Sunny D | TV review by Steve Bennett

Sunny D

Note: This review is from 2016

TV review by Steve Bennett

With its cast dancing in casual knitwear, Sunny D knowingly evokes The Cosby Show from the moment its opening credits start.

And despite the ironic nod, there are some superficial similarities, as both sitcoms aim to bring the life of a normal black family to a mainstream – which, let’s face it, means ‘white’ – audience.

But there are major differences too (and not just in the respective stars’ position on consent). The fictional Cosby family was living a charmed life, with a polite, warm respect among its members. Dane Baptiste’s family is a messier, more realistic affair – and his character a more resigned deadpan compared to the slick jollity of Nineties American sitcoms.

He’s a late twentysomething man trapped in a tedious job as some clerical drone. He always thought that if he worked hard and kept his nose clean, he’d be living the millionaire lifestyle of a hip-hop star by now. As it is, he can’t afford to live anywhere but in his parents’ home.

It means he’s no further ahead that he was as a teenager; still bickering ferociously with his sister, and afforded no privacy in his own bedroom decorated with Scarface and Michael Jackson posters.

This is an idea that must have been pitched to broadcasters a thousand times by every comic at this stage in their lives, but BBC Three seems to have picked a winner with Baptiste’s take, which is packed full of solid jokes – often in that viciously pointed banter in the ‘civil war’ with twin sister Kadean (Gbemisola Ikumelo) – and believable, but larger-than-life characters.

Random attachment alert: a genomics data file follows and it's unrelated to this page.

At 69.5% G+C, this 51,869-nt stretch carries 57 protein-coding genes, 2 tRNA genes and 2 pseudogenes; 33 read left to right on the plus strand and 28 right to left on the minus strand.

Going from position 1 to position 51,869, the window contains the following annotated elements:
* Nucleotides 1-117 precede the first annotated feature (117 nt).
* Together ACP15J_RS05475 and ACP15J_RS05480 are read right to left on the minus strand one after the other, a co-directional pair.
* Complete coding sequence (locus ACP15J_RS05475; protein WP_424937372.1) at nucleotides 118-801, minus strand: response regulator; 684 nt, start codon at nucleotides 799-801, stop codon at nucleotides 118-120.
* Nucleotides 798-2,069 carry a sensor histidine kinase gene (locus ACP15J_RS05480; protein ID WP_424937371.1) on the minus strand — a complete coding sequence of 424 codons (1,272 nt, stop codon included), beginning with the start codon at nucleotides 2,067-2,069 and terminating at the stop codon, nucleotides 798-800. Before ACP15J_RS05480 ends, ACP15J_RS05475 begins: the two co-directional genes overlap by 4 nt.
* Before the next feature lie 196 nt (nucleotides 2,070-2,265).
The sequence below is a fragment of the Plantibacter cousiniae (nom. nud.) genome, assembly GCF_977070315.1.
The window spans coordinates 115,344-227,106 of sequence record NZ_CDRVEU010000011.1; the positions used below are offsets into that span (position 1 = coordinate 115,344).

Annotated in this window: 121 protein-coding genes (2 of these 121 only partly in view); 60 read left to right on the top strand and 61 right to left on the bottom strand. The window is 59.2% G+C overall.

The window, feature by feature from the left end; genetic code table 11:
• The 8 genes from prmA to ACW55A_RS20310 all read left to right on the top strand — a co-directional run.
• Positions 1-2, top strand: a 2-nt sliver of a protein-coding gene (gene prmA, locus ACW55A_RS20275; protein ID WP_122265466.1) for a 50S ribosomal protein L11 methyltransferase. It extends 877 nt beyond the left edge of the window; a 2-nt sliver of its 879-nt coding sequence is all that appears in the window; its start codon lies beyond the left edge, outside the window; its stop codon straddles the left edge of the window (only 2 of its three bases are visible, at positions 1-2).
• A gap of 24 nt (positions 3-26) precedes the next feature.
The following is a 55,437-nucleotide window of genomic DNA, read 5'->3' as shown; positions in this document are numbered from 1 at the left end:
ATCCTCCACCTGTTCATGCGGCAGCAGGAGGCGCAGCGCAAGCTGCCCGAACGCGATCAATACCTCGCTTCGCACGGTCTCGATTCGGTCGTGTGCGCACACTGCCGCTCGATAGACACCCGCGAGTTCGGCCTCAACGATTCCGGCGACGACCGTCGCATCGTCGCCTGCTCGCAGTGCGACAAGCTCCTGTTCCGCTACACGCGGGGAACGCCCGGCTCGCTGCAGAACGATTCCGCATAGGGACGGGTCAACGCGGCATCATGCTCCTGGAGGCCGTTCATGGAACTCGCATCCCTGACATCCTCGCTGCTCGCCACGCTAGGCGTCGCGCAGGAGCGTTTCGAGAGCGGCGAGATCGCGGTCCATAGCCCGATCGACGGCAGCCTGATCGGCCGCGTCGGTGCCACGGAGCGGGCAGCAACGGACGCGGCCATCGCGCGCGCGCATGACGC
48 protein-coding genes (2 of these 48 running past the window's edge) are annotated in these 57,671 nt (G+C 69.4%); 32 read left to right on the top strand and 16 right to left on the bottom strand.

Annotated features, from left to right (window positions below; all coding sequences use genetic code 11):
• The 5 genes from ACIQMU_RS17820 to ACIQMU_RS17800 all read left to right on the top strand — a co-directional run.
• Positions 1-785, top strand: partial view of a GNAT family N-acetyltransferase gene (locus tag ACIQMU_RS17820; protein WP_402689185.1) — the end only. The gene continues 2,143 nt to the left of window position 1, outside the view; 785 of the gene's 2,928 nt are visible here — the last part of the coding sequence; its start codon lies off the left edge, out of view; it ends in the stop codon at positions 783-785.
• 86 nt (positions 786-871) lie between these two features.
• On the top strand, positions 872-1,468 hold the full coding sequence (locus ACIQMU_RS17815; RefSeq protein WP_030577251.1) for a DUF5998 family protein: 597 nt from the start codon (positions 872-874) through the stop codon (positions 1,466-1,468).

The central premise is that circumstances mean Baptiste’s life is not his own. Each of his insistent aunts fusses over him, pushing about the next big life choice. When’s he getting married? Having kids? While the senior males of the family impose their own ideals of masculinity – primarily involving drinking rum. He feels emasculated by comparison to those expectations, and compared to his perfect cousin  Christian (Akemnji Indifornyen) a confident (but dull) alpha-male with the smarmy charm of a huckster estate agent.

Each episode, running at an unconventional 20 minutes as the iPlayer isn’t constrained by traditional schedule, features a plethora of flashbacks and cutaway sketches. Too many, in truth, since the family dynamic is the primary driver and the inserts don’t always work. But the best – Baptiste’s head on a baby’s body or a Keeping Up With The Kar-Dane-Shains spoof– are worth including.

Commissioned off the back of a Comedy Feed one-off, these four episodes show a lot of promise. It’s been launched as part of the BBC’s ‘Black and British’ season, but the ‘black’ tag seems like marginalisation, on top of the online-only release, as with a bit of finesse Sunny D has potential to be a series worthy of primetime.

• Episode one of Sunny D, D is for Declarations, has been released on iPlayer today, with further episodes to come over the next three Sundays. View here.

Review date: 13 Nov 2016
Reviewed by: Steve Bennett

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